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    2. Colleen Pustola
    3. ) ( ( ) Good Morning Family! ( \ .-.,--^--. ( Come on in. . . \* ) \\|`----'| - The coffee pot's on. . . .=|=. \| |// ...and we even have decaf, |~'~| | |/ tea, and hot chocolate! | | \ / _|___|_ ------ (_______) Today's topics include: 1. Welcome to new cousins 2. In Time TO OUR NEWEST COUSINS ~~ On behalf of the entire family, I'd like to extend a most hearty welcome to those cousins who came into the family fold this past week. We are very glad to have you with us and hope you'll stay and remain a part of our online family. As soon as you're comfortable with us and the list, please send in your list-surname lines so we can all see how we're related to you. We do not have a fancy format for sending in records or queries to the list. Post as many as you wish! If the data has anything to do with our list-surname ancestors that might help someone, please feel free to post it. Every scrap of information is appreciated. You're welcome to share this Coffee with your genealogy friends and relatives. If they are not members of our online family and would like to begin receiving the Coffee, they are now able to. Simply have them send a blank email to <>. IN TIME Imagine with me for a moment... [Cattle valued at $5.00 a head in Texas brought tenfold that amount at a railhead. Thus began the cattle drives to railheads in Kansas.] "What the...!" He stood dumbfounded... completely dumbfounded. This just wasn't possible! Where the in the world WAS he? 1852 The day started at 4:00 A.M. ~ just like any other. Most of the men lost track of the days when they were on the trail; he was one of them. He knew the year, but that's about as far as it got. It seemed to him that they'd been driving the herd of 3,000 longhorn cattle northward for a little over a month. With only 12 men on the crew working 18 hours a day to go about 60 miles (if they were lucky), the job was tough and boring. "Grub pile! Come a runnin' boys!" the cook yelled out. Breakfast time. He and the rest of the men finished pulling on their pants and boots, and rolled their bedrolls. They were ready to get the herd moving again as soon as they'd finished breakfast ~ a meal that was guaranteed to be filling, usually consisting of boiled beans, fried bacon, sourdough biscuits, and black coffee. The herd got moving well enough that morning. For about 2-1/2 hours, the cattle were allowed to graze while Cook put his supplies put away from the breakfast meal and got the checkwagon properly stowed. Then, whistles and shouts of "Ho!" were heard as the cowboys began driving the cattle back onto the trail. The men had taken their positions around the herd; he rode the right flank. The trail boss had ridden ahead for a mile to ensure the trail was still good, that there would be water, and they'd have no problems. Longhorn steers could go for about four days without water before becoming unmanageable and head back toward where they last remembered water to be - many dying along the way. The boss was also trying to avoid any situations that would frighten the cattle and cause a stampede. Doing anything to keep the skittish herd calm was necessary. The cattle meant money, and to keep each steer fattened meant the trip had to be a slow-paced, easy one. Stampedes usually lasted about four miles and caused the cattle to drop about 50 pounds each. In addition, cattle were lost by crushing or goring during the run. Life, though boring at the moment, was pretty good. He had a girl back home that he hoped to marry one day when he got himself enough money. All he owned now was the clothes on his back, his bedroll, and a gun. Thoughts of his own ranch, a wife, and kids filled his mind and temporarily took him away from the heat, choking dust, danger and drudgery. The pay for this job wasn't too bad ~ $15.00 a month, room, board, tobacco, and a promised $5.00 bonus at the end of the trail if the cattle arrived healthy. He'd been with this outfit for a little over a year. He didn't know though, if he'd stay at this work much longer. Marriage, a ranch and family pulled heavily at him. Dinner at noon was a welcomed break for the cowboys, horses and cattle alike. The horses and cattle were allowed to graze and drink water from the river they had stopped at. The men sat down to a meal of sowbelly, sourdough biscuits, white gravy, and black coffee. They knew they'd probably be eating the same tasteless, but filling meal at supper tonight. They were back on the trail 2 hours later. Early in the afternoon he'd noticed the clouds beginning to build up. Now, they were dark, rumbling and menacing. This couldn't be good. CRACK! A bolt of lightining snapped everyone to immediate attention to the herd. CRACK! CRACK! A lightning storm! Staaaaaaampeeeeeedddddeee! Cattle, and to a lesser extent horses, are a notoriously skittish bunch. It didn't take much to set off a general panic, but lightning out on the range made even the cowboys nervous. Storms took their toll on cowmen as well as the cattle. They feared these storms because, not only could it stampede a herd, but the lightning could also kill. Within seconds, they had a real concern on their hands. He and the crew had to get those cattle under control! He spurred his horse on alongside the herd, trying to keep them in line. Several broke loose. He chased them up a hill to their right, his lasso pulled and ready if he needed it. His horse was in a full run and breathing hard. A breeze caressed his check. It seemed to whisper of something to come... They arrived at the top of the hill. The rain had stopped and the sun had come back out. The sun was in his eyes, and he strained to find the strays. What he saw was NOT what he'd expected... "What the...!" He got off his horse, unsure of what he was looking at. There he stood dumbfounded... completely dumbfounded. This just wasn't possible! Where the in the world WAS he? He looked around and realized that wherever he was, he was alone. The stampeding herd, the strays, the trail crew, were gone. A road ran by the hill... a strange looking, black road filled with even stranger looking... what are they... wagons without horses? They were THE fastest wagons he'd EVER seen! Instead of a vacant expanse of gently rolling land, he was amazed to see thousands of buildings! They were so crowded together he wondered if some of them were actually one. A noise, a rumbling in the sky pulled his view upwards. What is that... a machine that flies? He couldn't believe what he was seeing? On the side of the road a man and two women were bent down next to one of the horseless wagons. They seemed to be looking at the right front, like there was a problem. That isn't what caught his eye as much as the women... they're half naked! He could see their arms and legs! And, they had no hats! He was shaken, visibly shaking. This was NOT his world! Was he dreaming? Nobody was riding a horse. He tied his horse off to a post about 10 feet to his left that, along with another one, held up the biggest colored picture he'd ever seen! He began walking down the hill and not watching where he was walking, kicked something. He picked it up. It was a can of some sort with a hole in one end; it was certainly much lighter than the ones he was accustomed to... and with a hole in one end? At the bottom of the hill, he looked more closely at the trail running in front of him. He was impressed with the way it held together. He crossed the road, but didn't look where he was going and nearly got hit! "Hey buddy, get out of the road!" a voice yelled at him. A loud, blaring noise followed the voice. This world was too crowded, too noisy, and everyone moved too fast. But he had to see more. He continued to cross the trail and walked down a small hill to a parking area for the wagons. He was astounded! The wheels weren't wood, nor were they metal; they even had glass windows! The land was full of these wagons. The way these people were dressed embarrassed him ~ they were as half-naked as those he first spotted; but he couldn't help looking at them. Everyone seemed perfectly comfortable and happy, even their children. He did notice though, that he'd begun to draw attention to himself. He looked down at his extremely dusty clothes and suddenly felt self-conscious at his lack of cleanliness. Walking in a dust cloud didn't stop him though. He was enthralled at what he was seeing. He walked toward the building which turned out to have many doors, but it seemed to be a store. He walked up to one of the doors and all of a sudden it moved... right in front of him! Moved, it did! Inside the store he immediately felt cooler. The general store had never been this cool. It felt good. He was disappointed when he didn't find a pickle barrel. In front of him steps were moving up. He could see there was another floor, but those moving steps he wasn't sure of. A child and her mother walked in front of him and onto the steps. The two appeared safe enough. Over there on the wall... moving pictures? He was drawn to them! Windows with moving pictures... wait till he told the men! The men!... the herd!... the stampede! His horse! He hurried back to the door. It opened before him again. Incredible! To the right of the door was a box with newspapers inside. He looked at the date... November 24, 2002. No, this couldn't be... He ran across the land filled with the wagons, ran up the hill and back across the trail. He looked up the hill and saw his horse, still tethered to the pole and grazing quietly. This wasn't his world. He didn't know where he was, nor how he got here, but he knew he didn't belong. He walked back up the hill to his horse, untethered her and climbed on. With one more look he turned the horse back to the other side of the hill. A few steps later he saw the strays and felt the rain beating down on him. He looked back over his shoulder and saw dark clouds and vast expanses. Impossible, you say? THANKSGIVING MESSAGE FROM COLLEEN I'd like to take this opportunity to tell you just how much your friendship means to me. For myself, it is the gift of family and friends that are the riches in my life ~ those precious times that we hold dear to our heart and memories and special moments that can never be replaced, neither by time nor all the wealth in the world. Whether you have planned a grand feast surrounded by friends and family, an intimate candlelight dinner for two, or a simple frozen dinner or takeout, it is not really the edible food, but rather who we share the meal with that counts most of all. To me, this is the true value and meaning of Thanksgiving. I give thanks for you all, friends and cousins. You have touched my life in many ways and I am a very wealthy individual for this. I will be thinking of you during this season of Thanksgiving, and even though we are separated by miles, you will be close to me in my heart. Please remember our men and women who are serving our country and can't be with their loved ones this year, as well as those who were lost in the tragedy of September 11, 2001. I will be observing a moment of silence in their honor this year. I hope your Thanksgiving is filled with love, happiness and hope! Family ... it's what we're all about. I so enjoyed spending this time with you today. Thank you for sharing it with me. I wish each of you a week filled with health, productivity, fun, and above all, filled with love and inner peace. Happy Thanksgiving everyone! ) ( ) _.-~~-. (@\'--'/. Colleen ('``.__.'`) `..____.'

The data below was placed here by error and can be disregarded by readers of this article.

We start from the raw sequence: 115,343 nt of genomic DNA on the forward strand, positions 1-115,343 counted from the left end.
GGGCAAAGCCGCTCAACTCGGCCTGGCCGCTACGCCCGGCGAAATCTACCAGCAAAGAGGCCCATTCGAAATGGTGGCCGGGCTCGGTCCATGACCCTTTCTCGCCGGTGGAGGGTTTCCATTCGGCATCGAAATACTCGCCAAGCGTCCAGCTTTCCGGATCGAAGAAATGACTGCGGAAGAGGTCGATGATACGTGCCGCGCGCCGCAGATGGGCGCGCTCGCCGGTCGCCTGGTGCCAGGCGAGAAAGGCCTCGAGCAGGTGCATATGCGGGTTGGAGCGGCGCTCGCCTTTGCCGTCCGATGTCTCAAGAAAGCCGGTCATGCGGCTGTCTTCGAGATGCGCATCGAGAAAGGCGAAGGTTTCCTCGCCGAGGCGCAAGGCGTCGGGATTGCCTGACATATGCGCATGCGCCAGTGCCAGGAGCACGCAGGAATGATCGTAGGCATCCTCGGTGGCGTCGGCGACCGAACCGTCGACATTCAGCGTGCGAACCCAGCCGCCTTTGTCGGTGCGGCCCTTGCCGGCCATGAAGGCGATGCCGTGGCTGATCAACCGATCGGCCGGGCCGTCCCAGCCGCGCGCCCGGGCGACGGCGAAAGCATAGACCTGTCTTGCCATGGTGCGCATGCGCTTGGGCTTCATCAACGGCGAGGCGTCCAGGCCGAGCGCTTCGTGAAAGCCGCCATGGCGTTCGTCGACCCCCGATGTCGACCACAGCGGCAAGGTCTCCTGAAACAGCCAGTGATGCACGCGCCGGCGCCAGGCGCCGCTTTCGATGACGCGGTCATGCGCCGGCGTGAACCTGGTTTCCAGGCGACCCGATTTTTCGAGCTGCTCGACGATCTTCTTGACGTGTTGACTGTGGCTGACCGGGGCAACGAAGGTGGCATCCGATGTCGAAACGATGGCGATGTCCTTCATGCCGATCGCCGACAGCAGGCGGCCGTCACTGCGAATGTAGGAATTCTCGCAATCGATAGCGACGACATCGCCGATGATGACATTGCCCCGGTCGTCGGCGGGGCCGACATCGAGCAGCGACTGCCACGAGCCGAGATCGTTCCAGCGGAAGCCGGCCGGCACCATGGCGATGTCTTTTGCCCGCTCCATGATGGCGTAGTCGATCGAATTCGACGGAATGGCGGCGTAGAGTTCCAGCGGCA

11/24/2002 12:48:05